Improving Organizational Retention
September 13, 2010
Improving Organization Retention
Employee retention is the solution for improving organizational performance (Dey, 2009). An organization who wants to ensure they keep their employees from leaving their business to work for a rivalry organization is to maximize job satisfaction. To maximize job satisfaction the organization will need to make changes to their training process to ensure that each employee fully understands his or her position in the company. The company should also speak with the employees on how they feel about their job (Spector, 2008). An organization that can create a friendly atmosphere for the employees will have a better chance of keeping them. The ultimate goal here is to retain employees and try to keep them from wanting to leave the organization to work for a company rival. Employee motivation can also help to boost the confidence of the organizations employees.
The justice motivational theory is concerned with the values in a person rather than his or her needs, beliefs, or reinforcements (Spector, 2008). This theory goes on the assumption that most people value fairness in their relations with other employees in the workplace. When an individual is hired by an organization to do a specific job that individual expects, they will do their job to the best of his or her ability and in return he or she expects to be treated fairly by the organization and other employees (Spector, 2008). If an individual is treated fairly he or she will be motivated to treat others with the same fairness and respect.
The two factory theory states that an individual is motivated by the nature of the job and not by rewards or conditions of the job (Spector, 2008). The two-factor theory consists of two categories, the hygiene factor and the motivator factor. Hygiene factors include relevant and pertinent information for the job, such as pay, coworkers, supervision, and company policies these are considered animal needs (Spector, 2008). The hygiene factors are all self explanatory as they describe things and issues that every employee faces when taking on a new position with a new company. These are also considered to derive from the psychological needs of animal nature in human beings. Motivator factors include accomplishment, appreciation, accountability, and the temperament of the work involved.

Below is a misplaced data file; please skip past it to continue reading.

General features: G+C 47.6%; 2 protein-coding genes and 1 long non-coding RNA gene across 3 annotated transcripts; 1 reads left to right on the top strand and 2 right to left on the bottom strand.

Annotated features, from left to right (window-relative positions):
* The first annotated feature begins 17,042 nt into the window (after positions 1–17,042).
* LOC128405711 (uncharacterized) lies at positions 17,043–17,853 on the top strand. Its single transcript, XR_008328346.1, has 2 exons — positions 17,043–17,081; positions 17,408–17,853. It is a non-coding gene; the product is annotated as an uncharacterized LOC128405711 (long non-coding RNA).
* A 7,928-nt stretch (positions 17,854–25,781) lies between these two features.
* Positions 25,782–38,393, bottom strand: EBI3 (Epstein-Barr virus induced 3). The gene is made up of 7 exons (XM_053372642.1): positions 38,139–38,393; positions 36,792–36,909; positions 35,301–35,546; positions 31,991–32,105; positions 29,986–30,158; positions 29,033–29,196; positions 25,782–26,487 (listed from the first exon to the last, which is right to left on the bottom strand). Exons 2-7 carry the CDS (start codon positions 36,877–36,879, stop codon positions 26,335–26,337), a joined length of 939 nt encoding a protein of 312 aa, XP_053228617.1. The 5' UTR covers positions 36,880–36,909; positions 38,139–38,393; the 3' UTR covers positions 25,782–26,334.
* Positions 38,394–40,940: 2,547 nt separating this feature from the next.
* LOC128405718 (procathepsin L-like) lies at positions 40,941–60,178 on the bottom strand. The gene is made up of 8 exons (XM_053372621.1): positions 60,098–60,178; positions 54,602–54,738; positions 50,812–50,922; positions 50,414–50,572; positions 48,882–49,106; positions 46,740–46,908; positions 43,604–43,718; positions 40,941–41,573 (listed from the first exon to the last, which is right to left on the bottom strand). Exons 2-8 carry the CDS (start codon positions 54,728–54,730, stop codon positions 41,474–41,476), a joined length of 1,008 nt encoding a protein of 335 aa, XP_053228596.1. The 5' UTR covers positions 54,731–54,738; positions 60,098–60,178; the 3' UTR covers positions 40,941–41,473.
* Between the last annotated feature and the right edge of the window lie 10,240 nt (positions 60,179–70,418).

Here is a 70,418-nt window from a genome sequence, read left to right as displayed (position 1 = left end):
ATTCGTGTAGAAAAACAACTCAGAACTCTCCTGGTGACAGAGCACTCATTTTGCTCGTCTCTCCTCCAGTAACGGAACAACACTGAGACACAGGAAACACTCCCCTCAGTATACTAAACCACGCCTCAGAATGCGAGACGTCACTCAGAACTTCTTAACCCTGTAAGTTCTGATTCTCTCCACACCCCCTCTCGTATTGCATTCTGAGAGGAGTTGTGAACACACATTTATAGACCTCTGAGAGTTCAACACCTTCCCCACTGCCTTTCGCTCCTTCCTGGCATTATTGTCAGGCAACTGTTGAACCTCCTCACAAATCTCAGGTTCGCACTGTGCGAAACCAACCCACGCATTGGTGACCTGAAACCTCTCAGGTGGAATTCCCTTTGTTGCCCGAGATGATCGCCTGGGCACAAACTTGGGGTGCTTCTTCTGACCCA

Occupational Stressors: The Pit Boss
One of the main ways an employer can detect occupational stressors is by taking into account the exit interviews from his or her staff leaving the organization. One way to prevent occupational stressors is to identify the situation that is causing the stress and then take the necessary steps in reducing the stressors in an attempt to reduce the stress. In identifying the stressors at JC’s Casino while evaluating the exit interviews from previous staff members, it seems there is a problem with the casino’s pit boss, Joe. Several employees upon taking their exit interviews made statements about the pit boss possessing a toxic attitude and downright mean and evil. The first thing to do in a situation like this would be to sit down with the individual and talk to him or her about his or her attitude with the other employees. The exit interview is a viable piece of information in which the employer may use to retain current employees. Exit interviews are a key source for information on the health of the organization. Although the stress of dealing with the owners step-son may have contributed to the employees quitting their job may have been a major contributor, there were several other factors as well, such as asking the full-time employees to cover shifts of room cleaning because of absenteeism.
Improving Job Satisfaction
Job satisfaction is the attitude of people’s feelings toward their job, this means whether or not an employee likes or dislikes his or her...
References: Dey, S. (2009). Employee Retention -- A Key To Organizational Growth. Globsyn Management Journal, 3(1), 45-49. Retrieved from Business Source Complete database.
Spector, P. E. (2008). Industrial and organizational psychology: Research and practice (5th ed.). Hoboken, NJ: Wiley.
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